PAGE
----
I’m kicking off my new blog with a look at plant colour in the garden.
I’m interested in how as designers and gardeners, we can use plant colour to stimulate mood, create illusion and encourage a sense of journey and place.
This is a huge and joyful subject, so in this post we shall take a look at just one colour group, the violets and blues. I’m looking to pick out a few examples of how this colour group can be manipulated by the designer and the qualities these colours can bring to your garden.
Pictorial design vs horticulture
As horticulturalists we often think about arranging our gardens in terms of ‘what plant goes where’. By this I mean matching the cultivation requirements of the plant to the most appropriate spot in the garden. All very correct and diligent but not necessarily a route to the most exciting or emotive garden.
As designers we are often thinking more about what value a particular plant can bring in terms of visual appeal and emotional response, particularly in combination with other plants or elements in the garden.
An example of this might be say, planting phlox with lavender for colour effect. This may be frowned upon by the horticulturalist as phlox likes it cool and moist, while lavender likes it hot and dry. But by mulching and watering the phlox we could grow them both together. So as designers we are prepared to adjust our gardening habits, within reason, to allow a pleasing and successful picture to be painted.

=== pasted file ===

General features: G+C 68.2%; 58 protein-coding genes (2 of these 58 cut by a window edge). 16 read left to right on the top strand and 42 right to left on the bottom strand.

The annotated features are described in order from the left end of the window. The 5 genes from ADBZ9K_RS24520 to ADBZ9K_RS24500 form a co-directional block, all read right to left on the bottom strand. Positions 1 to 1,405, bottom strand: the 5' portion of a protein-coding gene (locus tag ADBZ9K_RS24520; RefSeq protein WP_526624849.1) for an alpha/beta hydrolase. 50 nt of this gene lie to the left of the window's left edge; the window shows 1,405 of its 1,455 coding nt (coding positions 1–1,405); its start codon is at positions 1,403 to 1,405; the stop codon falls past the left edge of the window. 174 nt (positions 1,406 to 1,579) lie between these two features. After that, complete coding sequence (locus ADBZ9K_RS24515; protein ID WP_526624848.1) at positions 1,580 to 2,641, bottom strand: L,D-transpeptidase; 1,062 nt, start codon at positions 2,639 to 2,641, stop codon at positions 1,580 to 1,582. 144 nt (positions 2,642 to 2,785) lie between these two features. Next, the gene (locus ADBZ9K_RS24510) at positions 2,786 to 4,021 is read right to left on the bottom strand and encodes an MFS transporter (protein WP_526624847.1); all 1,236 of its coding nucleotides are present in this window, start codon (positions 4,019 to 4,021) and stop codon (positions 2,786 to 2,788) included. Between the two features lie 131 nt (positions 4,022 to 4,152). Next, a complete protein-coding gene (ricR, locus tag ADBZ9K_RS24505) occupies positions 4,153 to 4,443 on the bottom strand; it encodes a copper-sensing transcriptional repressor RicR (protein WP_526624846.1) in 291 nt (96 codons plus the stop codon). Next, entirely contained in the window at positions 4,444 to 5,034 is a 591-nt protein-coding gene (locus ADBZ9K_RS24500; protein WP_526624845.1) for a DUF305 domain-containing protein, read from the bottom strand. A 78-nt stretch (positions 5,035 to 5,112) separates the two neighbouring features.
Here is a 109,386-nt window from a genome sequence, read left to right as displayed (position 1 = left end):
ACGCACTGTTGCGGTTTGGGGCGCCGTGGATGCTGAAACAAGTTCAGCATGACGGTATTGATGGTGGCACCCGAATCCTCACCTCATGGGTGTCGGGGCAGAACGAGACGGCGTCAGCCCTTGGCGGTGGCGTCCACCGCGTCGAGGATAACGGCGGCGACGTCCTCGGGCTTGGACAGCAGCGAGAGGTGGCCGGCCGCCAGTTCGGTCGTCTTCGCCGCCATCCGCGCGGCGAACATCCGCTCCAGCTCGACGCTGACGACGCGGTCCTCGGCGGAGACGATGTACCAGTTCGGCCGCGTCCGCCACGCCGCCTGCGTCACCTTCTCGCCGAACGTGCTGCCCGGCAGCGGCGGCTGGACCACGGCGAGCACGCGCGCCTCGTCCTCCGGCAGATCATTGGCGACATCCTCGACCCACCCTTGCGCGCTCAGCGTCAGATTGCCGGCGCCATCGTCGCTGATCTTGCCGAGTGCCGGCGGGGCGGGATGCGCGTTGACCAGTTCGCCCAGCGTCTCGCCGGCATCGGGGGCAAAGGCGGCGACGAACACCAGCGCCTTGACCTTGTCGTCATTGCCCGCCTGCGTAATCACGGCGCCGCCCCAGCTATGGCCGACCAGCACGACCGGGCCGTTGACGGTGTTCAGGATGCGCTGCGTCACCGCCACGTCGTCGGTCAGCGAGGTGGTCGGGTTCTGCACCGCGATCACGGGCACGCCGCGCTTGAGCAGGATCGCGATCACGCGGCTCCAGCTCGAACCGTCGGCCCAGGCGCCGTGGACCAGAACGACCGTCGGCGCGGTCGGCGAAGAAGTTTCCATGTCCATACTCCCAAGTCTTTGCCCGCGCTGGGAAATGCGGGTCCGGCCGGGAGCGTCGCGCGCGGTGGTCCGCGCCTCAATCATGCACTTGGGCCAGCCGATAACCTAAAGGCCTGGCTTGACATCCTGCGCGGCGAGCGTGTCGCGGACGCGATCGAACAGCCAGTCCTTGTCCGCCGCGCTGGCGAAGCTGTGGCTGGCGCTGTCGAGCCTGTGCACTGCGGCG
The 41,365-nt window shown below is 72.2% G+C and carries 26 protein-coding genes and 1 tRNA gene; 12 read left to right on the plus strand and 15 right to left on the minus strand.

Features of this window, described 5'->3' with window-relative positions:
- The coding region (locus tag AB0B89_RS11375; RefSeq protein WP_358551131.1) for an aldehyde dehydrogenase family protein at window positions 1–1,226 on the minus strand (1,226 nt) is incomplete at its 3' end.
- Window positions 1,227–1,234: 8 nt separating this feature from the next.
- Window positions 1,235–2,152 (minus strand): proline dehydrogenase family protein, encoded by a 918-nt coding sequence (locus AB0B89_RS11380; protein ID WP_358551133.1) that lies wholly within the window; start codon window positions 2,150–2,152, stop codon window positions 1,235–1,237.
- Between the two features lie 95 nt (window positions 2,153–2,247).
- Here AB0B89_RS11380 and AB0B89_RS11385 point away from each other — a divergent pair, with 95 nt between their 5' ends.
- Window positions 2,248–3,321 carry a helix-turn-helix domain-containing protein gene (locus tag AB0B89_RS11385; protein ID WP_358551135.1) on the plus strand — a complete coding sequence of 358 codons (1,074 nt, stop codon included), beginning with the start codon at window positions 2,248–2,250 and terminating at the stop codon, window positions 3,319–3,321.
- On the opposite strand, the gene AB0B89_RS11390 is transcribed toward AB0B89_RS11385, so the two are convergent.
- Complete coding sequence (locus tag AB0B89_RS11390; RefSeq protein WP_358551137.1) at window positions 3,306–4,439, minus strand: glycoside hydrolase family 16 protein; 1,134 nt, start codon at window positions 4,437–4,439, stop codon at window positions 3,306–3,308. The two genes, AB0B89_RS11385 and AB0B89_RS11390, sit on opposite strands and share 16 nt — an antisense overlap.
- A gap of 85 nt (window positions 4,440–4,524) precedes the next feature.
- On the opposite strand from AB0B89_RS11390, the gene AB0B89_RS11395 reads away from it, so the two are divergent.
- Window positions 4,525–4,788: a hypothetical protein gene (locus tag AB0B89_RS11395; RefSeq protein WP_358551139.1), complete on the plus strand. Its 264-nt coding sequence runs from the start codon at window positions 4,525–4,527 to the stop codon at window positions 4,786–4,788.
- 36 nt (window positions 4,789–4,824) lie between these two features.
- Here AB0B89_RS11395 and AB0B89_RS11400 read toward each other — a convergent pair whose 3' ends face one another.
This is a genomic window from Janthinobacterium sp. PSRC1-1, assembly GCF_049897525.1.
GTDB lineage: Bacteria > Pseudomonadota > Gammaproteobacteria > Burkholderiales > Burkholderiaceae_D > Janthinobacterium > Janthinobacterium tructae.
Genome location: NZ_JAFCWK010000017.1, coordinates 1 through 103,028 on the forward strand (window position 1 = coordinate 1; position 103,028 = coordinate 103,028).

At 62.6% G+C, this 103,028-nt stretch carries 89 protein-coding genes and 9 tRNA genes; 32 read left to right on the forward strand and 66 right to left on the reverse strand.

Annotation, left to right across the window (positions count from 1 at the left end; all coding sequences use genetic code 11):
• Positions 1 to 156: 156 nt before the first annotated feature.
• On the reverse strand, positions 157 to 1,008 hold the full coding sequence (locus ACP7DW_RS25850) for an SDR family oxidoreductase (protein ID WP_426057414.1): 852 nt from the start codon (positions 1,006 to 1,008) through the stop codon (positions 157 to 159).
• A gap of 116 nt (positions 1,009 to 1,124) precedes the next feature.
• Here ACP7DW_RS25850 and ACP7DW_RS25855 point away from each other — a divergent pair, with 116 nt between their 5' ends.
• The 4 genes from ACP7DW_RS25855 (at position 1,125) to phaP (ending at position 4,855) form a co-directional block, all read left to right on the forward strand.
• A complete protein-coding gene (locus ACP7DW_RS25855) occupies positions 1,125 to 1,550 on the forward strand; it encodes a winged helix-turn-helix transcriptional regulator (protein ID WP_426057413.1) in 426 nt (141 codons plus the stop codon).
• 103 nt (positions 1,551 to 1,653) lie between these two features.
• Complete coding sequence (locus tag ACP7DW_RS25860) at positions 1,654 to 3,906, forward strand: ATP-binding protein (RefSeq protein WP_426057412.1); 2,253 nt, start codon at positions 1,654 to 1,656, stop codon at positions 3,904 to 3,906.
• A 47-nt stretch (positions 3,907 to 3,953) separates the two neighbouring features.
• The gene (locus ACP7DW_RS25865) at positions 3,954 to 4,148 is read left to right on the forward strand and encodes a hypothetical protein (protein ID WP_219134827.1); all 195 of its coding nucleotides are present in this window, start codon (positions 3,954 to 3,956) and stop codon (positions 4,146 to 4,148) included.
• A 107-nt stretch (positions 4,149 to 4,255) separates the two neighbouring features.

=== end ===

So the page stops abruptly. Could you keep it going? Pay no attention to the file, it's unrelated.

In fact, thinking about our design in terms of pictures, view points and vistas allows us to really start thinking about the composition and spatial arrangement of garden space. When we use plant colour to achieve these we move as close to actually painting as gardening can be.
So let’s sing the blues
We’ll take a look at those tones of colour falling in the blue and violet part of the spectrum.
This colour group has its own nature, its own unique properties and human emotional associations, all of which can be harnessed by the designer.
Here are some of the most important of these properties.
Deep distance - an illusion of space
Blue is the colour of distance, of mountains far away. Take a look on Google at Claude Lorrain’s painting Ascanius Shooting the Stag of Sylvia. The warm browns in the foreground give way to a blue mid ground then a silvery blue horizon. The effect is one of an infinity the viewer could almost step into.
As garden designers we can also use this property to amplify the feeling of space in our garden. Think of bluebell woods and how they can seem limitless when the bluebells are in flower and the trees seem almost to float.
Gertrude Jekyll planted blues at the far end to heighten the sense of depth and distance of her outsize herbaceous borders.
Bright blues lift the spirits like a summer sky, but it’s also no coincidence that this colour shares its name with the melancholy music genre of the Mississippi Delta – the blues. Misty soft blues may spread a wash of gentle melancholy over the garden.
So blues come in two moods, happy and sad.
Playing with light
So we have established two major groups for blue – those that are uplifting and those that encourage feelings of calm and introspection.